This hole allows users with restricted access to escalate their privileges to system level – This is possible on all 32bit Windows Platforms: Windows 3.1 to Windows 7. (and upcoming win7 SP1 too)
The vulnerability is going to have severe impact on a business/office user, on the other hand, a home user might get malware/viruses/worms more easily and readily.
The root cause is Virtual DOS Machine (VDM) introduced to support 16-bit applications for 8086 Mode (VM86) in 80386 processors and other stuff like BIOS calls.
A Typical hack implementation will allow an unprivileged 16-bit program to manipulate the kernel stack of each process via a number of tricks. This can enable attackers to execute code at system privilege level.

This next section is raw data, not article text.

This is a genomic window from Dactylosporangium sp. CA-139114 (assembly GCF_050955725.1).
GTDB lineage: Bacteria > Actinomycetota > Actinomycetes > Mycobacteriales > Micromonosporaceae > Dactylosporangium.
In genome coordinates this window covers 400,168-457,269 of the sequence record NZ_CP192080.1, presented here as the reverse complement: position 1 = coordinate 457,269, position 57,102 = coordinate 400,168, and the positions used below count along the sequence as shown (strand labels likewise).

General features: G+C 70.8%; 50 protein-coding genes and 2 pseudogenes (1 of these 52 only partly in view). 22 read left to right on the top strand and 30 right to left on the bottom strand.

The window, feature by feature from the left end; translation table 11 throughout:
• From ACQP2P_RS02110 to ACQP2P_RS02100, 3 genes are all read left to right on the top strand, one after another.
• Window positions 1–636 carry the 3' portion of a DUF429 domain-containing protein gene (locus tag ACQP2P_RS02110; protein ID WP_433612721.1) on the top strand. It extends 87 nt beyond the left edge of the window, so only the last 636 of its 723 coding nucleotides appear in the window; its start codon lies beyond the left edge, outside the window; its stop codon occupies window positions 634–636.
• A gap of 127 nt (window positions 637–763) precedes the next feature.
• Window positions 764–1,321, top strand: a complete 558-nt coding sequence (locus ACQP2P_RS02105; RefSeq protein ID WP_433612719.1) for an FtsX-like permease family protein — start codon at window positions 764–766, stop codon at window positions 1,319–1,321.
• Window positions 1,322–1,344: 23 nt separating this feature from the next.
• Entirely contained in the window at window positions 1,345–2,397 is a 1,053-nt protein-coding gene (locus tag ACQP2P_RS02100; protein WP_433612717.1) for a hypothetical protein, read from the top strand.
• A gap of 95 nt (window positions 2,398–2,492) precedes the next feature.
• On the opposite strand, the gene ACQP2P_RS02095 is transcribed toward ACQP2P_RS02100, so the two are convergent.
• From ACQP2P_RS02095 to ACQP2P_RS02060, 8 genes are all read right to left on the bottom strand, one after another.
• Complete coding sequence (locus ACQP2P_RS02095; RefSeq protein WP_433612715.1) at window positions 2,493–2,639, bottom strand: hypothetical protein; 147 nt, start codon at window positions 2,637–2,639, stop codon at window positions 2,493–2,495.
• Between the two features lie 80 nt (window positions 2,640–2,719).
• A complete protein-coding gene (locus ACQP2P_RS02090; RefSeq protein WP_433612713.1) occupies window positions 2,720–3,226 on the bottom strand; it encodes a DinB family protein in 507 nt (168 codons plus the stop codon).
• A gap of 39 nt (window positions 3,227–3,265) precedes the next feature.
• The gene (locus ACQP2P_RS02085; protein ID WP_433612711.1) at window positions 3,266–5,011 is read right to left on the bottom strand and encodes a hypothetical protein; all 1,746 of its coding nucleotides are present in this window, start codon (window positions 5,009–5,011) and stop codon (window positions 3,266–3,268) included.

Its said that Microsoft was already informed of the hole in mid 2009.
For windows 2003: Start group policy editor and enable the “Prevent access to 16-bit applications” option in the Computer Configuration\Administrative Templates\Windows Components\Application Compatibility section. The settings won’t interfere with 16-bit applications compatibility, but will make it secure for sure.
Windows 3.1, 95, 98, ME, 2000, XP, Vista, Windows 7:
Users will have to create a Registry Key under:
with a D-Word value of VDMDissallowed = 1.
Under Windows XP, to prevent the system from being vulnerable to the exploit, users can place the following text:
Windows Registry Editor Version 5.00 [HKEY_LOCAL_MACHINE\SOFTWARE\Policies\Microsoft\Windows\AppCompat] "VDMDisallowed"=dword:00000001
into a file called vdmdisallow.reg and double click the file. Windows will then automatically import the key.